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Triplehorn Collection receives nearly $500,000 grant from National Science Foundation

Significant curatorial upgrades are being made to massive insect cache

The Ohio State University is home to one of the country’s larger collections of some of the planet’s smaller creatures. The C.A. Triplehorn Insect Collection holds more than 4 million dry pinned insect specimens and another 2.5 million wet specimens.

“These kinds of collections provide research materials for scientists literally around the world,” said Norman Johnson, professor of evolution, ecology and organismal biology. Johnson is also the third director of the Triplehorn Collection, which is named for Charles A. Triplehorn, the collection’s second director.

Last summer, the collection’s team was awarded a nearly half-million-dollar grant from the National Science Foundation. The $484,000 allows for substantial curatorial upgrades to specimen housing and labeling, specifically that of the beetle specimens, which number in the hundreds of thousands. These changes will in turn support the digitizing of the collection’s data, a necessary evolution in 2022.

“That was the point of this grant for us, to enable us to rehouse this monstrously large beetle collection so that we could then get it in database form to provide greater access,” Johnson said.

The size of the beetle holding is in part due to its age – it dates back to the 1800s, said Luciana Musetti, curator of the collection. The NSF grant will address the challenges created over time.

“The problem with the collection is that, because it’s an old collection, the curatorial work that has been done was old, too,” Musetti said. “Some parts of the collection were 60 years old the last time the materials were upgraded.”

Collections of this type initially kept specimens pinned in wooden boxes lined with foam or cork. As a result, most of the materials housing specimens were vulnerable to humidity. The metal pins rusted, the wooden drawers warped, the cork and foam degraded, Musetti said.

Musetti and her team will be replacing these drawers with glass-topped models and the specimen placed in movable individual foam-lined trays. It is a time-consuming task that requires steady hands. She has hired six undergraduate students to help with the project. Not only will the work be completed more quickly, but the students gain valuable experience as well.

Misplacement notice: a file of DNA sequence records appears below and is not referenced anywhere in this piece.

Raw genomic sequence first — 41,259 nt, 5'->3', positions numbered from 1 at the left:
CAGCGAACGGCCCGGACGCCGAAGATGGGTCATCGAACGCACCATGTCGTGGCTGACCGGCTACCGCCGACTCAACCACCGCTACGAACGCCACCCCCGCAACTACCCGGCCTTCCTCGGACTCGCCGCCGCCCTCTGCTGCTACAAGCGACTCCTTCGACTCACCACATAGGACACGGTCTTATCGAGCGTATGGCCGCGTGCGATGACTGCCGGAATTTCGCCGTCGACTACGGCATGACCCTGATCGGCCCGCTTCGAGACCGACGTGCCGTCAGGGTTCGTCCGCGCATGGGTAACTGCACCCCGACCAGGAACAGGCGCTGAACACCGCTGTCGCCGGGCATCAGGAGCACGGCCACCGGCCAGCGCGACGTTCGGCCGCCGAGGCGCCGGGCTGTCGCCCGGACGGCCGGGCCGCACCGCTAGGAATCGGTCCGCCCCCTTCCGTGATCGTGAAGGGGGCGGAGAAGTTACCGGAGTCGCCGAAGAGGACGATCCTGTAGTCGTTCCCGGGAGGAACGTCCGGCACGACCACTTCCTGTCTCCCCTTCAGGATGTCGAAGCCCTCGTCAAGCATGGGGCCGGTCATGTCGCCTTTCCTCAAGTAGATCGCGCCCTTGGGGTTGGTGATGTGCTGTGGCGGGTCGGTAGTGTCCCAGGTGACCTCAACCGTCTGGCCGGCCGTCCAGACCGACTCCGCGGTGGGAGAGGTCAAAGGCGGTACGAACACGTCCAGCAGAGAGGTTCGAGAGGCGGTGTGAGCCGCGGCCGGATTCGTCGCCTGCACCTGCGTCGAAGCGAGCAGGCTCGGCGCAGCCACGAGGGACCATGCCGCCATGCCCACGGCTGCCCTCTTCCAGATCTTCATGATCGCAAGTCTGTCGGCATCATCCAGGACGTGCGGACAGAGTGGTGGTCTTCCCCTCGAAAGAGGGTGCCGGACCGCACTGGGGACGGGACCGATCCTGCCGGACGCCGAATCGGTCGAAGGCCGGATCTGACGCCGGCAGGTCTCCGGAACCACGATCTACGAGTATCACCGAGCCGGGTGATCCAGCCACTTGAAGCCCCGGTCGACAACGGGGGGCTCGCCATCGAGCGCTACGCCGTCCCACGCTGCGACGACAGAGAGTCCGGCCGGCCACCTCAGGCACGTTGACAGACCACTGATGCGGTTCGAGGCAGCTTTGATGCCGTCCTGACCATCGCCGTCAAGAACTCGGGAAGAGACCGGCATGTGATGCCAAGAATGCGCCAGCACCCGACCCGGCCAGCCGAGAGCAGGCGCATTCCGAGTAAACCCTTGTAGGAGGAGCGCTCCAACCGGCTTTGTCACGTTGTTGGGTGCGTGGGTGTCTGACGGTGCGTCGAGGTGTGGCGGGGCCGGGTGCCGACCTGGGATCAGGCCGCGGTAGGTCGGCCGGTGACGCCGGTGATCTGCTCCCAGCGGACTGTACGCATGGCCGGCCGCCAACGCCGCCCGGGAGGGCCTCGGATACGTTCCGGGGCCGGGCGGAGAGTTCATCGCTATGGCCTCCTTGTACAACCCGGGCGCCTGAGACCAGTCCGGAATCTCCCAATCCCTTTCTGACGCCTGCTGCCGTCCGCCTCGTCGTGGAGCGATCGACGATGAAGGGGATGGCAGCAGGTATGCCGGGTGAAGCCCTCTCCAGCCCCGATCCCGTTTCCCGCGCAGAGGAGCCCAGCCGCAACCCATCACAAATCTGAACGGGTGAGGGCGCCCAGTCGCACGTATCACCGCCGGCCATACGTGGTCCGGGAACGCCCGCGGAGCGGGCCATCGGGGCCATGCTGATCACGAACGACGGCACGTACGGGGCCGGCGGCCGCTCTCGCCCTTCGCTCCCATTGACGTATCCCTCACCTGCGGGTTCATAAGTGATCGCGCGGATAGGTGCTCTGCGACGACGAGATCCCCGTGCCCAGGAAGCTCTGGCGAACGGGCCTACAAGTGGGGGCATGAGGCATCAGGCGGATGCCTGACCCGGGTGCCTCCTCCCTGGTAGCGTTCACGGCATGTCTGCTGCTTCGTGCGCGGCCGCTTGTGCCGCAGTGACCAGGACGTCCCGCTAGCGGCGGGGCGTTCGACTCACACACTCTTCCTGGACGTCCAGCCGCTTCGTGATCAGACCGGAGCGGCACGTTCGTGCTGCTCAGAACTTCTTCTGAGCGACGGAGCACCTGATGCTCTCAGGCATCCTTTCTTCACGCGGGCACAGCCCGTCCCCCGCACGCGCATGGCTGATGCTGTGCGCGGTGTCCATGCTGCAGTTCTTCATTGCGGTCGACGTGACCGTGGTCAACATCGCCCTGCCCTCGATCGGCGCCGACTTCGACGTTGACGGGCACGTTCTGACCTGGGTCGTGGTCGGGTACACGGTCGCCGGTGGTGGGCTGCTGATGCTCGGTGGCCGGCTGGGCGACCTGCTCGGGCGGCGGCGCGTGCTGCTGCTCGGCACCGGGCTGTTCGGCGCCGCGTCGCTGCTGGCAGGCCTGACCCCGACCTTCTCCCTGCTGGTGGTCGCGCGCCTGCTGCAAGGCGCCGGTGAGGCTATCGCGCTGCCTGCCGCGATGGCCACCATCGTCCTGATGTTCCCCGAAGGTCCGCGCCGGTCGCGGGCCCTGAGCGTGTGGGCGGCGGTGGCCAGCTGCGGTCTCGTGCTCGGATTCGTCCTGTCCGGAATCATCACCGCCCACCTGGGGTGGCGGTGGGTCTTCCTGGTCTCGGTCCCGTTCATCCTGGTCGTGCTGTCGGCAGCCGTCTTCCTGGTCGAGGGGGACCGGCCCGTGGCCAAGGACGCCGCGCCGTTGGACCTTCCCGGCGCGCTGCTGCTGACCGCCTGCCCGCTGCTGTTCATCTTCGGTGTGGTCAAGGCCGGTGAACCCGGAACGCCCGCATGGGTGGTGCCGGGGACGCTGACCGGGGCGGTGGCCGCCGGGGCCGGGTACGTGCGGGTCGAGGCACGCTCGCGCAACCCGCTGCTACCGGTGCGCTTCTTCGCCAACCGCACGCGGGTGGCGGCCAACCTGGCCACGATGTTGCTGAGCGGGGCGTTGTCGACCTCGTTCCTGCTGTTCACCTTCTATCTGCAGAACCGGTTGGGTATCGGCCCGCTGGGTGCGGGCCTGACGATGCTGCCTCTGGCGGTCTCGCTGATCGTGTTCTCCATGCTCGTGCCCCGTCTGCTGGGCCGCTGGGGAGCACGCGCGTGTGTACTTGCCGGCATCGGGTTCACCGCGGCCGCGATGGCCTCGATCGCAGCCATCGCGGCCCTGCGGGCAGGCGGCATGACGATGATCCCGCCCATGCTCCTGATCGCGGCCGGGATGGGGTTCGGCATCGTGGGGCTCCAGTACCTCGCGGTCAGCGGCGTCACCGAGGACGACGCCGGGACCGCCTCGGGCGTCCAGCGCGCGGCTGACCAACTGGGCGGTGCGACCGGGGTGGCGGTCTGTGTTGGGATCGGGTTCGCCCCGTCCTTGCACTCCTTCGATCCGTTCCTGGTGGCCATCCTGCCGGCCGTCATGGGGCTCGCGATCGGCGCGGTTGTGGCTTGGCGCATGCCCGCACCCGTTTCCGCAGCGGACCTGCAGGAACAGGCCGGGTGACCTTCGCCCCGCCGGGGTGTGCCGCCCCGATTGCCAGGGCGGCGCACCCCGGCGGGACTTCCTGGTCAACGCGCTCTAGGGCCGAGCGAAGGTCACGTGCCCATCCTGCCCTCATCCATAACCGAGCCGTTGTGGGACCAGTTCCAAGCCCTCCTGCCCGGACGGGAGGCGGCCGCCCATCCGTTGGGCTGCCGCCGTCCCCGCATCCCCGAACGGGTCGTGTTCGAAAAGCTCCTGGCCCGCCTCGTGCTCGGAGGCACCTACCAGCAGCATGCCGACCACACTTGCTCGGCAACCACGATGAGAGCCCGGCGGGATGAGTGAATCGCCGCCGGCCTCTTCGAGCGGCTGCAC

“We train them to work in an insect collection environment,” she said. “They get basic training in terms of what it is to work with scientific data. I always tell the students two things: Don’t break the bugs and you have to deal with our data. If you’re transcribing data, you need to be true to what is there so we have the exact information.”

In addition to the student workers, volunteers assist Musetti’s work.

“We have one volunteer that has been with us for six years now,” Musetti shared. “She’s a retired dental hygienist – she likes to work with small things.”

Another one of Musetti’s volunteers is familiar to many in the Ohio State community: Former executive vice president and provost Bruce McPheron has helped with the upgrade project. An entomologist himself, McPheron was the university’s provost from 2016-2021, and returned to the department last year to resume teaching.

“Once he stepped down, he said, ‘can I come help with the collection?’” Musetti said. “I said, ‘absolutely!’”

Once the curatorial upgrades are complete, photos of the specimens will be uploaded to Notes from Nature, a platform that allows non-scientists to aid in data transcription. This help not only supports the Triplehorn Collection, but also promotes public interest in this resource. As Johnson notes, collections like this belong to the public, not just the institutions that house them.

“The specimens were collected by university staff, faculty, students, they’re housed by the university, and, ultimately, all of this is paid for by the taxpayers,” he said. “It should be free and open.”

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